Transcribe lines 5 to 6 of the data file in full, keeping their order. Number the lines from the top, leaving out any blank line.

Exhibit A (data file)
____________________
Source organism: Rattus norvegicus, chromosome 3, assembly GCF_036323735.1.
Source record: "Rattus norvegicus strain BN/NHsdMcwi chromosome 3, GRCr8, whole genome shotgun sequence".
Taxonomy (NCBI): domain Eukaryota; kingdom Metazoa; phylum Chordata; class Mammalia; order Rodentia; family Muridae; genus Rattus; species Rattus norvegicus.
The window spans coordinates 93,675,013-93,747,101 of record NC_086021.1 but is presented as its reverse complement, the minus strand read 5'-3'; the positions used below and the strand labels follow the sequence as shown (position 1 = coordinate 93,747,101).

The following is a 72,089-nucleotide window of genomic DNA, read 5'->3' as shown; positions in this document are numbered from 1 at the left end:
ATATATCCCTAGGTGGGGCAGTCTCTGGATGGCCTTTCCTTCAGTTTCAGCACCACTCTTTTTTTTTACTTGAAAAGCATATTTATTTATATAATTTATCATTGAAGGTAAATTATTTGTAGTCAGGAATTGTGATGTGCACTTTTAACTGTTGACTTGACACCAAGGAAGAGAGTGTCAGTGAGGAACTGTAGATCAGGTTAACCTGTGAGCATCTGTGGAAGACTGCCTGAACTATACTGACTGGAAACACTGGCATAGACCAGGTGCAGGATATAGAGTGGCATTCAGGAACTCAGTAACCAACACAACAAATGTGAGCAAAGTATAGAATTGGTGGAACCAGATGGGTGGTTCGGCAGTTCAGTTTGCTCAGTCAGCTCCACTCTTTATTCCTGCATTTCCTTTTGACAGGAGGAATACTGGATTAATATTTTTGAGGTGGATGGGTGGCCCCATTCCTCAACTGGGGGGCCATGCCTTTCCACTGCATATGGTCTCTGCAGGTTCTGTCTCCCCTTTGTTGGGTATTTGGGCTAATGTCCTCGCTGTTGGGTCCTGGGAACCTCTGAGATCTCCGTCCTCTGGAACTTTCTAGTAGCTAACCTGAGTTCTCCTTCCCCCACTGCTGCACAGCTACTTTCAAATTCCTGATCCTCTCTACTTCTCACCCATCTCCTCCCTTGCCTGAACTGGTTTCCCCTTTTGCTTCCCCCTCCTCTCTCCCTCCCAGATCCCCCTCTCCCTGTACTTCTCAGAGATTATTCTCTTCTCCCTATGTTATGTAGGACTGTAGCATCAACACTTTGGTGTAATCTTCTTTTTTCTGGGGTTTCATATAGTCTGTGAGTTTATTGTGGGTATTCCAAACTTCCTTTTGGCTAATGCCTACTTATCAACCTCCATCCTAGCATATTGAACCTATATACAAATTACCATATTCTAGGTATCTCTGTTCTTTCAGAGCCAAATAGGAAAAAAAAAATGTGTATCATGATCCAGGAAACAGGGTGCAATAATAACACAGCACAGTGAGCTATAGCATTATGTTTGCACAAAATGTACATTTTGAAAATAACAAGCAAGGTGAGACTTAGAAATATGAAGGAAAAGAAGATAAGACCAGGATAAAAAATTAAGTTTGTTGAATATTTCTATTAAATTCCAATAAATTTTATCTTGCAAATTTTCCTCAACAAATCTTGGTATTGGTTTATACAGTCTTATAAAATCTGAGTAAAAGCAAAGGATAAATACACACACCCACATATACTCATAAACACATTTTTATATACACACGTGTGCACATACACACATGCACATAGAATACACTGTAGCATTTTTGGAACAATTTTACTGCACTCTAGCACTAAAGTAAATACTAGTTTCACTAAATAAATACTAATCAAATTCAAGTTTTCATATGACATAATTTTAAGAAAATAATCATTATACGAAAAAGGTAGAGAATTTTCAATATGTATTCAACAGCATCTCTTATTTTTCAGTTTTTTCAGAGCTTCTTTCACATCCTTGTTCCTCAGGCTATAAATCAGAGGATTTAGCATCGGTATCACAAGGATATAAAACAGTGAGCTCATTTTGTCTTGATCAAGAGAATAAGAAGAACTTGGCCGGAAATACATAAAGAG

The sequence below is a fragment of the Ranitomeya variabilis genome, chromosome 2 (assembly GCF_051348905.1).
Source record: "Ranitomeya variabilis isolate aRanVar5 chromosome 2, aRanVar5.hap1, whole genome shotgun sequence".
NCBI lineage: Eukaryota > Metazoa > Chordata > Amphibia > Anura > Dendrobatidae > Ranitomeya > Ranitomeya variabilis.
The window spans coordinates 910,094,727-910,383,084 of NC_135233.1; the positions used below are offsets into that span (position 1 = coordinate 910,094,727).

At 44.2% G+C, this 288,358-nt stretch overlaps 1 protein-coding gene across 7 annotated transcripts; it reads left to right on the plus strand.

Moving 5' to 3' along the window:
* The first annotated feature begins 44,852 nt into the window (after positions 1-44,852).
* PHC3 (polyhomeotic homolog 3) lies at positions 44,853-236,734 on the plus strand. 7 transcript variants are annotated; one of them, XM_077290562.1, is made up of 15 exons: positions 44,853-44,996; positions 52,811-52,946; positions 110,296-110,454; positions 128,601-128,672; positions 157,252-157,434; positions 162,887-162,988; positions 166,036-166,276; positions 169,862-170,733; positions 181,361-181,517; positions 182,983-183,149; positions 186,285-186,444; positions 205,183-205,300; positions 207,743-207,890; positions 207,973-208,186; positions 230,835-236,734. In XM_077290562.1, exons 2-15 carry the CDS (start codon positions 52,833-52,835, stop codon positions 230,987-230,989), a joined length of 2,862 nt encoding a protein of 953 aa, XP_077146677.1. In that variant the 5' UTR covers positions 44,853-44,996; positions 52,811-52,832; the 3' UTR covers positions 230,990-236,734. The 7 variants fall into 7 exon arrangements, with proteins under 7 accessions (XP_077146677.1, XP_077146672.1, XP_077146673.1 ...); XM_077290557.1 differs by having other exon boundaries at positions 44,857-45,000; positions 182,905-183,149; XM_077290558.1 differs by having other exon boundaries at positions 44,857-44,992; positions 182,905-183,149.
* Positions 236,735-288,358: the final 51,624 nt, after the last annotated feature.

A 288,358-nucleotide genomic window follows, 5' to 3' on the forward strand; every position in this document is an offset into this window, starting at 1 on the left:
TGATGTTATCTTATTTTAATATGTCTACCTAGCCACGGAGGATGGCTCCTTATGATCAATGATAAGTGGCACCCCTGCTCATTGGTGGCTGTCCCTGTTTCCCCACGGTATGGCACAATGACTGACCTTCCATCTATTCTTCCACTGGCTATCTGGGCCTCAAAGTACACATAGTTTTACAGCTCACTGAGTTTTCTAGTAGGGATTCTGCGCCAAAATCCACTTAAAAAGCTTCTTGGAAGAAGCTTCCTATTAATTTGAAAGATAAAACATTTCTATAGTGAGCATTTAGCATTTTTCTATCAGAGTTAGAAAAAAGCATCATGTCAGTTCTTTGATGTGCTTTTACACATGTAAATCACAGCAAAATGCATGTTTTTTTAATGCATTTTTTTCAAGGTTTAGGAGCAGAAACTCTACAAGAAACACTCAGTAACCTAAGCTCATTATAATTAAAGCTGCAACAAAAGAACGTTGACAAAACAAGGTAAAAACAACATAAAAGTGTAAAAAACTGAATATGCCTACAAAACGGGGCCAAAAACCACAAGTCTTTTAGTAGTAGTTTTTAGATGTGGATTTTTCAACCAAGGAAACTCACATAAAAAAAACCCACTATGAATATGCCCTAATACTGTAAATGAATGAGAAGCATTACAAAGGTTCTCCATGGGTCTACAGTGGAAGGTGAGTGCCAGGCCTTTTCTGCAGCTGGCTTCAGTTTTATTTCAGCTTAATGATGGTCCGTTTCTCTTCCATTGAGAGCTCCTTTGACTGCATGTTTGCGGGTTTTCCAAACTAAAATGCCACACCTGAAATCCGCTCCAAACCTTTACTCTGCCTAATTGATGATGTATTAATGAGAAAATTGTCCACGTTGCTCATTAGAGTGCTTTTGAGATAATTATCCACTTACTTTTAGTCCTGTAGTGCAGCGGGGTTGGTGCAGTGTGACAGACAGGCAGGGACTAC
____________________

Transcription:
The following is a 72,089-nucleotide window of genomic DNA, read 5'->3' as shown; positions in this document are numbered from 1 at the left end:
ATATATCCCTAGGTGGGGCAGTCTCTGGATGGCCTTTCCTTCAGTTTCAGCACCACTCTTTTTTTTTACTTGAAAAGCATATTTATTTATATAATTTATCATTGAAGGTAAATTATTTGTAGTCAGGAATTGTGATGTGCACTTTTAACTGTTGACTTGACACCAAGGAAGAGAGTGTCAGTGAGGAACTGTAGATCAGGTTAACCTGTGAGCATCTGTGGAAGACTGCCTGAACTATACTGACTGGAAACACTGGCATAGACCAGGTGCAGGATATAGAGTGGCATTCAGGAACTCAGTAACCAACACAACAAATGTGAGCAAAGTATAGAATTGGTGGAACCAGATGGGTGGTTCGGCAGTTCAGTTTGCTCAGTCAGCTCCACTCTTTATTCCTGCATTTCCTTTTGACAGGAGGAATACTGGATTAATATTTTTGAGGTGGATGGGTGGCCCCATTCCTCAACTGGGGGGCCATGCCTTTCCACTGCATATGGTCTCTGCAGGTTCTGTCTCCCCTTTGTTGGGTATTTGGGCTAATGTCCTCGCTGTTGGGTCCTGGGAACCTCTGAGATCTCCGTCCTCTGGAACTTTCTAGTAGCTAACCTGAGTTCTCCTTCCCCCACTGCTGCACAGCTACTTTCAAATTCCTGATCCTCTCTACTTCTCACCCATCTCCTCCCTTGCCTGAACTGGTTTCCCCTTTTGCTTCCCCCTCCTCTCTCCCTCCCAGATCCCCCTCTCCCTGTACTTCTCAGAGATTATTCTCTTCTCCCTATGTTATGTAGGACTGTAGCATCAACACTTTGGTGTAATCTTCTTTTTTCTGGGGTTTCATATAGTCTGTGAGTTTATTGTGGGTATTCCAAACTTCCTTTTGGCTAATGCCTACTTATCAACCTCCATCCTAGCATATTGAACCTATATACAAATTACCATATTCTAGGTATCTCTGTTCTTTCAGAGCCAAATAGGAAAAAAAAAATGTGTATCATGATCCAGGAAACAGGGTGCAATAATAACACAGCACAGTGAGCTATAGCATTATGTTTGCACAAAATGTACATTTTGAAAATAACAAGCAAGGTGAGACTTAGAAATATGAAGGAAAAGAAGATAAGACCAGGATAAAAAATTAAGTTTGTTGAATATTTCTATTAAATTCCAATAAATTTTATCTTGCAAATTTTCCTCAACAAATCTTGGTATTGGTTTATACAGTCTTATAAAATCTGAGTAAAAGCAAAGGATAAATACACACACCCACATATACTCATAAACACATTTTTATATACACACGTGTGCACATACACACATGCACATAGAATACACTGTAGCATTTTTGGAACAATTTTACTGCACTCTAGCACTAAAGTAAATACTAGTTTCACTAAATAAATACTAATCAAATTCAAGTTTTCATATGACATAATTTTAAGAAAATAATCATTATACGAAAAAGGTAGAGAATTTTCAATATGTATTCAACAGCATCTCTTATTTTTCAGTTTTTTCAGAGCTTCTTTCACATCCTTGTTCCTCAGGCTATAAATCAGAGGATTTAGCATCGGTATCACAAGGATATAAAACAGTGAGCTCATTTTGTCTTGATCAAGAGAATAAGAAGAACTTGGCCGGAAATACATAAAGAG